Implants are metal
posts or frames that are surgically placed beneath your
gums. After placement, the implants fuse to the bone of
your jaw and act as artificial tooth roots. gums.
After placement, the implants fuse to the bone of your
jaw and act as artificial tooth roots.
What are the benefits of Implants?
One key advantage of
implants is that they fuse to the jawbone, offering
stable support to artificial teeth. Dentures, bridges or
individual teeth mounted to the implants won't slip or
shift in your mouth-an especially important benefit when
eating and speaking. This secure fit also helps
replacement teeth feel more natural than conventional
bridges or dentures.
anyone have Implants?
Candidates need to
have healthy gums and adequate bone to support the
implant-and they must commit to keeping these structures
healthy. Meticulous oral hygiene and regular dental
visits are critical to the long-term success of dental
implants. Because implant placement involves more than
one oral surgery, candidates must be in overall good
health. Certain chronic diseases-like diabetes,
osteoporosis or chronic sinus problems-may interfere
with proper healing and could prevent the bone from
attaching to the implant. Long term medication use and
certain behaviors, like smoking, also may affect the
stability of the implant over time.
implants made of?
The implant itself is
made of metal-usually titanium as it has proven to be
very compatible with bone and other tissues. The
surfaces of some implants are treated with a substance
that helps them adhere to the bone. Just like
conventional crowns, bridges or dentures, the
replacement teeth mounted on the implants are made of
porcelain, porcelain and metal, or polymer resin.
Are there different
types of implants? With proper patient selection, the
ADA considers two kinds of implants safe:
Like tooth roots,
endosteal implants extend into the jawbone. A
sufficient amount of bone is required to support this
type of implant.
Afrer placement, the
gum tissue may be stitched over the implant for a period
from three to six months. During this time the bone
attaches to the implant in a process called
osseointegration. A second surgery would be needed to
attach a post to the implant. Artificial teeth then can
be attached to the posts-individually, or grouped on a
bridge or denture.
implant can be used if there is not enough bone present
to support an endosteal implant. The subperiosteal
implant is a metal frame that fits on the jawbone
beneath the gums. As the gums heal, the implant becomes
fixed to the jaw. Posts, which are attached to the
frame, protrude through the gums. As with the endosteal
implant, artificial teeth then are mounted to the posts.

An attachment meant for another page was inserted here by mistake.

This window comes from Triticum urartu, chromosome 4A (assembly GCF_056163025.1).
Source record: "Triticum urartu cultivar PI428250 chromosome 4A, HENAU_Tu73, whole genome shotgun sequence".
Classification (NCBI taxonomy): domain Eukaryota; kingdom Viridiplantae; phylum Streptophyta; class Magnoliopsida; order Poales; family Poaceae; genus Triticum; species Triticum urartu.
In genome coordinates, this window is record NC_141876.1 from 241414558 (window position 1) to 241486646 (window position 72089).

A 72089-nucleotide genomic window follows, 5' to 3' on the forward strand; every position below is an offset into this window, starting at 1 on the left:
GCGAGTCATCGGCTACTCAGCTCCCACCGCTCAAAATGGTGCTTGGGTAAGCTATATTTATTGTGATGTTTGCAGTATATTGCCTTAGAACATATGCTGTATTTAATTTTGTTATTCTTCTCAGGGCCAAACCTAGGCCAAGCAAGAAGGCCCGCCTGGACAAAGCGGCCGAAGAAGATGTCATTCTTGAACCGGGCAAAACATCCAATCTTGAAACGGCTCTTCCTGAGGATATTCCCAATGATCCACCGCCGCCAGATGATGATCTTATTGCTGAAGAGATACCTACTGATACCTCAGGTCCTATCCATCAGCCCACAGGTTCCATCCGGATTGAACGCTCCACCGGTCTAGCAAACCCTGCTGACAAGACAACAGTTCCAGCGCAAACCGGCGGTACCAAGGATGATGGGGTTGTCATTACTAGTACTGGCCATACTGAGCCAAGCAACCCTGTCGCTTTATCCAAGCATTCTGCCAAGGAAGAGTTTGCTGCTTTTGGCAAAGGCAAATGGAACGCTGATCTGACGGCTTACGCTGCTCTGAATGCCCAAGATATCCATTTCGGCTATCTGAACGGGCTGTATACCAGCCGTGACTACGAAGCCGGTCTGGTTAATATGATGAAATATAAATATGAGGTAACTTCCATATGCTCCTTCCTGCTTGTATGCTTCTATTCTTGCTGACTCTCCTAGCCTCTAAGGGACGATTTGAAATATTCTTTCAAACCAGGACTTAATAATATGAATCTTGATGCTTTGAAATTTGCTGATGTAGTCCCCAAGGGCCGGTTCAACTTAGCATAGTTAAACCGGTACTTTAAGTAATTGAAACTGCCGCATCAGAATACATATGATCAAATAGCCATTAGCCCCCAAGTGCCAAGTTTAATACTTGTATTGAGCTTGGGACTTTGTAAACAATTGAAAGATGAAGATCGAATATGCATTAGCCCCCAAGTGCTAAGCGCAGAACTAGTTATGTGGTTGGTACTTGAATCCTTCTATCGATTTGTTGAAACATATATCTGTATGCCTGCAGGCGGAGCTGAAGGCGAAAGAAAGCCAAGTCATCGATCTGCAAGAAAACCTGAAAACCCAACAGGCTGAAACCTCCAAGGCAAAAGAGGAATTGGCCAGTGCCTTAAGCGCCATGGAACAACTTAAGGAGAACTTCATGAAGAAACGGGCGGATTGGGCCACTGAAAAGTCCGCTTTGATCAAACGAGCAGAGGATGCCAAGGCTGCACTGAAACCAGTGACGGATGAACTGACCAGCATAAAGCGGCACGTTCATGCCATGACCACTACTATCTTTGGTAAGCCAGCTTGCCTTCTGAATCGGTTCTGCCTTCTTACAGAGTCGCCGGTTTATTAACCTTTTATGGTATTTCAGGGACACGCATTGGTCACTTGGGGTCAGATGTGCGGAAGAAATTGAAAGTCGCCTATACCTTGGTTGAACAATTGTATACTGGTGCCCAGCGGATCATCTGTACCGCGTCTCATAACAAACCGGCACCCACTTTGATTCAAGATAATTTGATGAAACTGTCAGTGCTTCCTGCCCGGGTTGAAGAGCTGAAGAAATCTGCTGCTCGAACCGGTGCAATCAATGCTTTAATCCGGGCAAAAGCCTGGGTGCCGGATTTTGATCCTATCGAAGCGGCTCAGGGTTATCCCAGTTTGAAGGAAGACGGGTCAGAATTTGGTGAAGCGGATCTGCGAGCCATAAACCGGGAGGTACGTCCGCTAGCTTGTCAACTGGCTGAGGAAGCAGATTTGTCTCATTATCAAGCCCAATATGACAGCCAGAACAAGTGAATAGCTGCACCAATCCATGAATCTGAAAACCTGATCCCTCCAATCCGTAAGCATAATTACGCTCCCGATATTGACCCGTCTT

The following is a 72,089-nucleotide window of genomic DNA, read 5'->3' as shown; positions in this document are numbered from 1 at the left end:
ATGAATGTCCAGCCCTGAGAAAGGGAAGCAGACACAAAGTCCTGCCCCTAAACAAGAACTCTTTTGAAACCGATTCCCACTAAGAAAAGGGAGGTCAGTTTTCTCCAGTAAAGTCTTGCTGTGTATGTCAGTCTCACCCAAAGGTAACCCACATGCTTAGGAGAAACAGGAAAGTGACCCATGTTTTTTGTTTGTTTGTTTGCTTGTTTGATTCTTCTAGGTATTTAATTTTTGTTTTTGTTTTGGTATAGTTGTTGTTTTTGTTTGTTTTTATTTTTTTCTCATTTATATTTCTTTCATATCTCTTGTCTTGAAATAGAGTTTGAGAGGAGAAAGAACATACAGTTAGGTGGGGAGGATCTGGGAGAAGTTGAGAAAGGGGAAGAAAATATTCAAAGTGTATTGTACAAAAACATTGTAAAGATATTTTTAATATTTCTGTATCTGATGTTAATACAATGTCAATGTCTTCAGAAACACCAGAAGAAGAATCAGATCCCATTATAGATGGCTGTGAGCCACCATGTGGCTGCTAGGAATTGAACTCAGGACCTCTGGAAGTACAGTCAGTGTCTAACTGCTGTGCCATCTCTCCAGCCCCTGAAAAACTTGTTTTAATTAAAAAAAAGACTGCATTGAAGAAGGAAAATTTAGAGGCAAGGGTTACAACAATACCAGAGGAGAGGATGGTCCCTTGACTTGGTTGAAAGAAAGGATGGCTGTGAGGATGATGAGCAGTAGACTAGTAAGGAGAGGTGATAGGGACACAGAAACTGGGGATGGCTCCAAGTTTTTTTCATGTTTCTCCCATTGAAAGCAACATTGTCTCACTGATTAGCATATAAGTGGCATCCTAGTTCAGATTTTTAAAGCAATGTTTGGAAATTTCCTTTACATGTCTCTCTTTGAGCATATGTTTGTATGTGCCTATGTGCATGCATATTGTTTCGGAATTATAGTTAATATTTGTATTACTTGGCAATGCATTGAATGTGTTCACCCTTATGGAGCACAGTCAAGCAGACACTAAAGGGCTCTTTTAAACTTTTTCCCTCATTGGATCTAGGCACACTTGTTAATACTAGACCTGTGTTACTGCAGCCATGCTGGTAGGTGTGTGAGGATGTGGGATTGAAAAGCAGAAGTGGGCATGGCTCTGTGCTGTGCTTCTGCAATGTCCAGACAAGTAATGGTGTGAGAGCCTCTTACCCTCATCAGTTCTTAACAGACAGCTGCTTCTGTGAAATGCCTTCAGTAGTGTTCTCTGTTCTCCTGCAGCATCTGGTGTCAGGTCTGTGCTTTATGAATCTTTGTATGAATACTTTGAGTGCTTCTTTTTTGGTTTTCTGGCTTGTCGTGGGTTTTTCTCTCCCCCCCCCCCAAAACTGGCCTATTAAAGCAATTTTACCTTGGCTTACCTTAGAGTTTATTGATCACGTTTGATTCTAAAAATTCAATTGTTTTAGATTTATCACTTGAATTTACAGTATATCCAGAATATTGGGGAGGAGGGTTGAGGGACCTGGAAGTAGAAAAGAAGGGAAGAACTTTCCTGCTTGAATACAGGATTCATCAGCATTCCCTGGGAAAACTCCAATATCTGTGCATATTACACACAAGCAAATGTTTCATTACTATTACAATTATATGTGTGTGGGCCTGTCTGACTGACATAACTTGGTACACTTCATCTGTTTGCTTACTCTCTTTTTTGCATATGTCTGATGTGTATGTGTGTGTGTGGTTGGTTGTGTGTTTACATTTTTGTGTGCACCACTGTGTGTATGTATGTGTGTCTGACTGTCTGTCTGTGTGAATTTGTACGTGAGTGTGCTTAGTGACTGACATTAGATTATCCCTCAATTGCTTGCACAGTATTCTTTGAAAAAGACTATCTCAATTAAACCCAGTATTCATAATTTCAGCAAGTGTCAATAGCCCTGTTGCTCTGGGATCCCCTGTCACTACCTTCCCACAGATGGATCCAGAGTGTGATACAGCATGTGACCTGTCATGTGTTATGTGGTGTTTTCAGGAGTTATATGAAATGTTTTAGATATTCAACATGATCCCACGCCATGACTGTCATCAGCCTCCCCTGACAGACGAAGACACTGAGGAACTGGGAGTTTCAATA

Is there any way to build up the
bone in my jaw to support implants?
Some studies suggest that implant
placement can be successful in augmented bone. Bone
substitutes -either synthetic or natural-can be placed
under the gums. Over a period of about six to 12 weeks,
these materials can stimulate new bone growth.
IS ATTACHED TO IMPLANTS
Would I need to
see a specialist to have implants placed?
Implant placement is
not one of the dental specialties recognized by the ADA.
Implants can be
placed by general dentists or specialists-like oral and
maxillofacial surgeons, prosthodontists or periodontists.
Any dentist who places implants, however, should have
special training in the procedure. When seeking a
dentist qualified to place implants, you should ask:
||how much training the dentist has in this
||how many implant patients he or she has treated;
||how long the dentist has been working with
What else should I know about
As with any medical or dental
procedure, implant placement is not always successful.
You and your dentist should discuss complications
related to healing factors that could influence
long-term retention of the implant.
Placing the implant and allowing
the bone to fuse with the implant will take some time.
The entire procedure can take place over a few months
and usually involves more than one surgical appointment.
Your dentist may be able to make a temporary bridge or
denture that you can use during this healing period.
Placement and adjustment of the artificial teeth also
may require more than one fitting.
Implant placement also can be
costly, and some insurance carriers do not cover this
procedure. When considering implants, you should check
with your insurer to determine how much of the cost will
be covered under your plan.
How can I tell if implants are
the right choice for me?
Talk to your dentist. He or
she is familiar with your oral health and history, and
will help you determine whether dental implants are an
option for you.
As part of a thorough evaluation,
your dentist will check the condition of your mouth, the
supporting bone in your jaws and the way your upper and
lower teeth fit together. The dentist may gather
additional information by taking dental X-rays or making
models of your teeth. This information will help
determine whether you are a good candidate for dental